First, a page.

Today was the last day of school for the big girls. I drove them both to school today, instead of just Phaedra. I wanted to say goodbye to Bella’s teachers and therapists. Her classroom is moving to a new building next year, and while the parapro that she loves will stay with the kids, her teacher is retiring.
“Now Bella, before you get on the bus to go home, make sure you give Ms. Barb and Ms. Beth an extra big hug, because it’s the last day of school.”
Nothing. Still walking, holding my hand, but no acknowledgement.
“Today is the last day you will come to Clifford School. Next year, you will go to a new school. Ms. Beth will be there, but not Ms. Barb. Today is Ms. Barb’s last day. So, give her a big hug before you leave.”
Still nothing. Then —
“Uh, Mom, the busses haven’t come yet.”
This is life with an autistic child. You know change is hard, and so you try to prepare them. You break things down into simple, black & white terms. Then they either react in an extreme way, or not at all. The “not at all” reaction means either a) they weren’t listening because they were too busy thinking about the TV show/video game/YouTube video they’re currently obsessed with; b) they heard you, but just don’t care about what you told them; or c)they heard you and they’re processing what you said. It might make sense, it might not make sense, but nevertheless, they’re thinking about it. Then they mentally set it aside until later, when they can pick it back up and fiddle with it some more, like a Rubik’s cube that they just can’t put away until it’s solved.
In the classroom, we follow the routine — hang up backpacks, put away folders, start playing. I chat with her teachers, and annoy Bella by insisting she take pictures with her teachers when all she wants to do is play. Playing is difficult today, since half the classroom is packed up in anticipation of all the changes the end of this school year is bringing — new teacher, new classroom, new building. When Bella’s teacher notices her trying to free a hand puppet from the box she’s been stuffed into, she says, “Oh, Bella! I have something for you! I put Yomiko aside for you to take home!” She walks across the room and picks up a stuffed cat. “She loves this cat,” she tells me, “plays with her every day. I was packing things up yesterday and thought she might like to take it home.” She turns and looks at Bella. “Bella, who is this?”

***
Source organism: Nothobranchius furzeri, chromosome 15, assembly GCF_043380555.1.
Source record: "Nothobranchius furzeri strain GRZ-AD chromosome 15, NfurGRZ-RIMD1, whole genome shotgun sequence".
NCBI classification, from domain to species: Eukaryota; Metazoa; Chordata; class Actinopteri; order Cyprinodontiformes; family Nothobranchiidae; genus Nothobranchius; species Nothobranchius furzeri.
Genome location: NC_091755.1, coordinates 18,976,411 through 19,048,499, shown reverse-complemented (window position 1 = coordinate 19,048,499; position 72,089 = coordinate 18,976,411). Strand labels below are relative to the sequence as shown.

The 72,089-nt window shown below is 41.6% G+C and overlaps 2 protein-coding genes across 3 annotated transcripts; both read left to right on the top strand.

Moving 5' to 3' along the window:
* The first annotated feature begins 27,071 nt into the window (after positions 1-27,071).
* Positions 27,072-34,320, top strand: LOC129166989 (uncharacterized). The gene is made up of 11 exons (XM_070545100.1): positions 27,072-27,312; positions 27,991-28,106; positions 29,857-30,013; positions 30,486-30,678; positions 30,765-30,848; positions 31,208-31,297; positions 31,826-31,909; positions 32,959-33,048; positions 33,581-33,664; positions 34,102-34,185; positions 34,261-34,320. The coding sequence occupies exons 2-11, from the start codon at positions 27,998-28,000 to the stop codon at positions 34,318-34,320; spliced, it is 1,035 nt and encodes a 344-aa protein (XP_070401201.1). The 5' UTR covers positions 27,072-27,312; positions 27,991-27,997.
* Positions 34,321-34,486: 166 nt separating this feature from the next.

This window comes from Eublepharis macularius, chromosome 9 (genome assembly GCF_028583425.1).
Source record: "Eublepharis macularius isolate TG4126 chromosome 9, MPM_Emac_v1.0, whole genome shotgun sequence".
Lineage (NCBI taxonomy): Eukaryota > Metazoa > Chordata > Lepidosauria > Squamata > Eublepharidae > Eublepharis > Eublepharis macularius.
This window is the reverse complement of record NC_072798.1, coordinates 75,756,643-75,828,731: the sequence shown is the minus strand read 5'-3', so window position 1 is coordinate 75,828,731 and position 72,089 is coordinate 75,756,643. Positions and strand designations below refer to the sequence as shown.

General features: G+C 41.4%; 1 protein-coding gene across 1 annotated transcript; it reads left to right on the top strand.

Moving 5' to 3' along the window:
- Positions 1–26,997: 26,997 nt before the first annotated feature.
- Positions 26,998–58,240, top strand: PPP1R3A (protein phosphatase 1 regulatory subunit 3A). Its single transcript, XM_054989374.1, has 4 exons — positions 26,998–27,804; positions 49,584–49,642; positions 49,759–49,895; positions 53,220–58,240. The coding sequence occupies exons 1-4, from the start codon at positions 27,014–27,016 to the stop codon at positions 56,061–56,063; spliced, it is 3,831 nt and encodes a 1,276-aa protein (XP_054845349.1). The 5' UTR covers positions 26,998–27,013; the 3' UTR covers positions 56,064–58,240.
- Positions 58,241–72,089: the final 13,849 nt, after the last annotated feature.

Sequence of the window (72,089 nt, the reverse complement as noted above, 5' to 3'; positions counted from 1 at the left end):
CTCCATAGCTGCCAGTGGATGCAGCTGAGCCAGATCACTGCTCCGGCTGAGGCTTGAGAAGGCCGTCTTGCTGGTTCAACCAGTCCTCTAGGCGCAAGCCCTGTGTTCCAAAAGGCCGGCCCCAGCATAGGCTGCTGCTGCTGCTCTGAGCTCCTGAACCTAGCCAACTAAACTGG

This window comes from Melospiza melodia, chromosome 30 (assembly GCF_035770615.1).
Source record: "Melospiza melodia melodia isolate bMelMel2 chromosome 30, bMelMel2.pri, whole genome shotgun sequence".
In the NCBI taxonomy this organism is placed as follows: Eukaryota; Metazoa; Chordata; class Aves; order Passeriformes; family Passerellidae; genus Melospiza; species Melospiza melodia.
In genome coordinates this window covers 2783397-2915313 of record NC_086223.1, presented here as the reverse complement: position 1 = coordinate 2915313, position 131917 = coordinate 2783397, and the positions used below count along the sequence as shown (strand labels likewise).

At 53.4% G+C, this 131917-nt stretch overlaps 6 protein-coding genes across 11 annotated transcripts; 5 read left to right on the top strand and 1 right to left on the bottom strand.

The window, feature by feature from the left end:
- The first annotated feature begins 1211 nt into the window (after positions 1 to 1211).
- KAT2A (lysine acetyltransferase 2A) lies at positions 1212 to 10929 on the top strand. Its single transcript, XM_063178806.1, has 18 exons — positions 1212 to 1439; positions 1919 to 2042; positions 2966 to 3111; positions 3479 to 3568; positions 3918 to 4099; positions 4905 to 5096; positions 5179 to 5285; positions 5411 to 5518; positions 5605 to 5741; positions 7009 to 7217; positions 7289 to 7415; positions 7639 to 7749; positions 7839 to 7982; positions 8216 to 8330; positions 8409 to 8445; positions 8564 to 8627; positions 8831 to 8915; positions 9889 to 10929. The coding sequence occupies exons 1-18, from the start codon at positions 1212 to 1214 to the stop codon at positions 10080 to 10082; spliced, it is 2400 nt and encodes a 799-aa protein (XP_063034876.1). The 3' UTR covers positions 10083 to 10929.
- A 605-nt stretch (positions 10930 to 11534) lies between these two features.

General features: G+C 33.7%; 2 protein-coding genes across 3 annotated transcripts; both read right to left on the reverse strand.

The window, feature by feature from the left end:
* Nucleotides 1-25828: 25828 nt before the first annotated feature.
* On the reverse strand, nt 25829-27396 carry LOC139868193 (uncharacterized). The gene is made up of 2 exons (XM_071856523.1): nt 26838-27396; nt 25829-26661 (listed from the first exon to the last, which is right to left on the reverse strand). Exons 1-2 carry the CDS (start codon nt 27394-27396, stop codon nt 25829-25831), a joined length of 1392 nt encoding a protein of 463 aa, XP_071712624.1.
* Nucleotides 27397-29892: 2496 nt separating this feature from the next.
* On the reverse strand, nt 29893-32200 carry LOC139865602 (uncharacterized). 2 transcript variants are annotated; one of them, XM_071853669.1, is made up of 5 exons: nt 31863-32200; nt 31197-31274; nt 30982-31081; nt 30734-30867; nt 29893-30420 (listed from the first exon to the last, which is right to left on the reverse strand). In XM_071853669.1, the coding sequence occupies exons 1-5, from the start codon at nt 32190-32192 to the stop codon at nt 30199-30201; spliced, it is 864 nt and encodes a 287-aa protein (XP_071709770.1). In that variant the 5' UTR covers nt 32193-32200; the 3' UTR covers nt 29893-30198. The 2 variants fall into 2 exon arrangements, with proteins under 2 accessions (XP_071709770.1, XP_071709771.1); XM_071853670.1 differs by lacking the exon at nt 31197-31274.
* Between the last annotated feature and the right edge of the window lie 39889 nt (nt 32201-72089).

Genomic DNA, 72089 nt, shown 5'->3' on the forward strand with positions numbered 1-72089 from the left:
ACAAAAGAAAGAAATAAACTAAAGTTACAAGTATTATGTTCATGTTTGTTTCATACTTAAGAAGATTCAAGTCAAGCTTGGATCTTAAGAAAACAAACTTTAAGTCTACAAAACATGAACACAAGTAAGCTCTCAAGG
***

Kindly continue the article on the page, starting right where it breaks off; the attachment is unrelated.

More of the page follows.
She smiles. “Yomiko!” She grabs the cat and happily starts tucking her into the doll bed in the housekeeping corner. Her teacher smiles too. “She asked me once what the tag on the cat’s collar says, and I told her it says, ‘Yomiko’. It’s the name of the company, I think, but the name stuck.”
As we walk back to the front of the room, her teacher adds, “You know, last year, I had an autistic student in my class who was nonverbal because her anxiety was so extreme. Her mother sent in the cat for her to carry around with her at school, to help her feel more secure. By the end of the school year, she didn’t need it anymore. Her mother told me to just hang on to it for the other kids to play with. So when I was sorting through things yesterday, I couldn’t help but think how appropriate it was for Bella to keep it.”